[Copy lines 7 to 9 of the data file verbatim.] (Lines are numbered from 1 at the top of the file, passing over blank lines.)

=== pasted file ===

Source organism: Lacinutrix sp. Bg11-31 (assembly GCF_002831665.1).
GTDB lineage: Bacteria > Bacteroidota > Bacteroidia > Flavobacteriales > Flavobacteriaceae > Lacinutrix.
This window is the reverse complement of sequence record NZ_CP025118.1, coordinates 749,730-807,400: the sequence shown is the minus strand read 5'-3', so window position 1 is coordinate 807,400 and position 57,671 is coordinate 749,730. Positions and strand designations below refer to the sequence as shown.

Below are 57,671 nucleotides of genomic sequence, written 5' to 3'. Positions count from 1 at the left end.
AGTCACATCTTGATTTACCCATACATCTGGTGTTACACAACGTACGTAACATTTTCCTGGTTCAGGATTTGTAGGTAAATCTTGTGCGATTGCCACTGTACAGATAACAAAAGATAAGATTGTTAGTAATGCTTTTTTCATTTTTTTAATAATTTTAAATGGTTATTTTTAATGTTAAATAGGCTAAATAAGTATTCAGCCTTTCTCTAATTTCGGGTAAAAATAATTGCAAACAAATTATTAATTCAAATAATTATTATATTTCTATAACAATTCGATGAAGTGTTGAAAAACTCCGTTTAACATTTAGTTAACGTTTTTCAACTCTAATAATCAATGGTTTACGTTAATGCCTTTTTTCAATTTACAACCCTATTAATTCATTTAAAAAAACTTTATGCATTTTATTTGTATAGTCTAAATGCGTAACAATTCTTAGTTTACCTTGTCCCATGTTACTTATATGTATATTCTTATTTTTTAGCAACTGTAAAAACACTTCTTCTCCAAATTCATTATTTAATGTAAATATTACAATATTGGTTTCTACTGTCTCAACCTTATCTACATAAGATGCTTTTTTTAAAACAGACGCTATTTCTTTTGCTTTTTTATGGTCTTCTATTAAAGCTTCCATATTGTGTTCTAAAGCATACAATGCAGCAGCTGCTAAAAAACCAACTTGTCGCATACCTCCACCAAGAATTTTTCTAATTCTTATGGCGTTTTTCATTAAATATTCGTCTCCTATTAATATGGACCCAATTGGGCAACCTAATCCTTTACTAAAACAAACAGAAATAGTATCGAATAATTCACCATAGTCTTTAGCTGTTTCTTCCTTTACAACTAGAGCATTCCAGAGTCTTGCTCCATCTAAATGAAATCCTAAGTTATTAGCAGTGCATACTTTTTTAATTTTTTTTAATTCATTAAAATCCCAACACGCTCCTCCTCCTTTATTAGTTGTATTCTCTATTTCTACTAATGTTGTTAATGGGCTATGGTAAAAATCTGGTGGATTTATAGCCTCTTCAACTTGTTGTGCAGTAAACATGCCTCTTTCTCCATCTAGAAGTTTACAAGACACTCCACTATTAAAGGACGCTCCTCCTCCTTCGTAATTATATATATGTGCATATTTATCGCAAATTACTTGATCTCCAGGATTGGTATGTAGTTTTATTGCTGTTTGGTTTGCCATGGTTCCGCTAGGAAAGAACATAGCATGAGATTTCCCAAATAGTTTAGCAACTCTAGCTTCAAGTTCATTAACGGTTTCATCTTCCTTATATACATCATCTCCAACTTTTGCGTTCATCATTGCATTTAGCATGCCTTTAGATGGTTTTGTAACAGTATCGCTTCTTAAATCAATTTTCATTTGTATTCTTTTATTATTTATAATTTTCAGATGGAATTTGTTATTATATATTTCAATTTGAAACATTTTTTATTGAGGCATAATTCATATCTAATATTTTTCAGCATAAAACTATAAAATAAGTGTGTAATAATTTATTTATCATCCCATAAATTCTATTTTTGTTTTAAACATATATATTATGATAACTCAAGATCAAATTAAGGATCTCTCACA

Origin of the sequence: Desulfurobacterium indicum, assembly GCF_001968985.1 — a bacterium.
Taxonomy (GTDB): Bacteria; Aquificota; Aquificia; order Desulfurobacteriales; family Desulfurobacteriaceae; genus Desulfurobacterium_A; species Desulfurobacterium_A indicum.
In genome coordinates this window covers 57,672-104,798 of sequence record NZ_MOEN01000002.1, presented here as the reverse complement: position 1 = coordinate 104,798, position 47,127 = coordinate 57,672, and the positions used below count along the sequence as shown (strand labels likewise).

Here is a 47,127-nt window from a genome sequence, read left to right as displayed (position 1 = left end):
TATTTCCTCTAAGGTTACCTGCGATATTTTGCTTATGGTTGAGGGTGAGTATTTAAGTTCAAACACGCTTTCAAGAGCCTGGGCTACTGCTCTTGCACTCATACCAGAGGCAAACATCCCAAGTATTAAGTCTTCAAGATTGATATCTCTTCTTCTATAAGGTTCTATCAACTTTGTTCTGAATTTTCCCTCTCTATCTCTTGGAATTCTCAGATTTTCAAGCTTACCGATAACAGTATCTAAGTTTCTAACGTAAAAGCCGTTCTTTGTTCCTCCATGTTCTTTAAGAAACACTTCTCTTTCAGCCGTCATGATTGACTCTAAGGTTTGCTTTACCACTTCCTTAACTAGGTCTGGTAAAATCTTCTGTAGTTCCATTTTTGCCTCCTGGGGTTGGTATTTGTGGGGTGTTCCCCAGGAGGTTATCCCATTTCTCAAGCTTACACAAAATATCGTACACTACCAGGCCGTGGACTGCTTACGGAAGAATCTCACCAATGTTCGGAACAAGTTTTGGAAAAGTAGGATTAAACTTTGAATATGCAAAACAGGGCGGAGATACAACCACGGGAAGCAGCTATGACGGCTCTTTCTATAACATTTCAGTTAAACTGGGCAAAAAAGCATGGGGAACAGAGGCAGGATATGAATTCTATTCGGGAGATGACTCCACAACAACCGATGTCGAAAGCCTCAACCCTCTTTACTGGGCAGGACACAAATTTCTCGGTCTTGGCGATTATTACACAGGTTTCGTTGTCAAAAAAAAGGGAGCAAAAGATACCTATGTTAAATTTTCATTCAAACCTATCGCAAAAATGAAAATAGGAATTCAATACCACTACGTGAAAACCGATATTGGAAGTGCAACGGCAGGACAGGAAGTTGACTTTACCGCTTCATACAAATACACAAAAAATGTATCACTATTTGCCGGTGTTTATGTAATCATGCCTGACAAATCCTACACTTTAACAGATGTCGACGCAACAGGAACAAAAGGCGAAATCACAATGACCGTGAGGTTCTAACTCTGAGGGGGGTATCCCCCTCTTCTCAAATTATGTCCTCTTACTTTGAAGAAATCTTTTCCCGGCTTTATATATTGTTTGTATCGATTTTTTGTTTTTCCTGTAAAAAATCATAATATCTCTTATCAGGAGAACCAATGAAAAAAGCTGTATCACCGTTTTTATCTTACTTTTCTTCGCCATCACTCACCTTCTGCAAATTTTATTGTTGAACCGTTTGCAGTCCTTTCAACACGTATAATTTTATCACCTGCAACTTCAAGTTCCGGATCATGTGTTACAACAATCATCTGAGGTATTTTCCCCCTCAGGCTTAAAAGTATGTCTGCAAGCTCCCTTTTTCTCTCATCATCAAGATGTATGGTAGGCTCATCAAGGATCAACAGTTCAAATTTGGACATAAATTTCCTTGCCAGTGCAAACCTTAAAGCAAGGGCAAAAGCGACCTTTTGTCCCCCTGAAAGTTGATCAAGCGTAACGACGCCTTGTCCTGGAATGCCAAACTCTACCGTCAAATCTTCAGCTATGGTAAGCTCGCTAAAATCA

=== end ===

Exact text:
Taxonomy (GTDB): Bacteria; Aquificota; Aquificia; order Desulfurobacteriales; family Desulfurobacteriaceae; genus Desulfurobacterium_A; species Desulfurobacterium_A indicum.
In genome coordinates this window covers 57,672-104,798 of sequence record NZ_MOEN01000002.1, presented here as the reverse complement: position 1 = coordinate 104,798, position 47,127 = coordinate 57,672, and the positions used below count along the sequence as shown (strand labels likewise).

Here is a 47,127-nt window from a genome sequence, read left to right as displayed (position 1 = left end):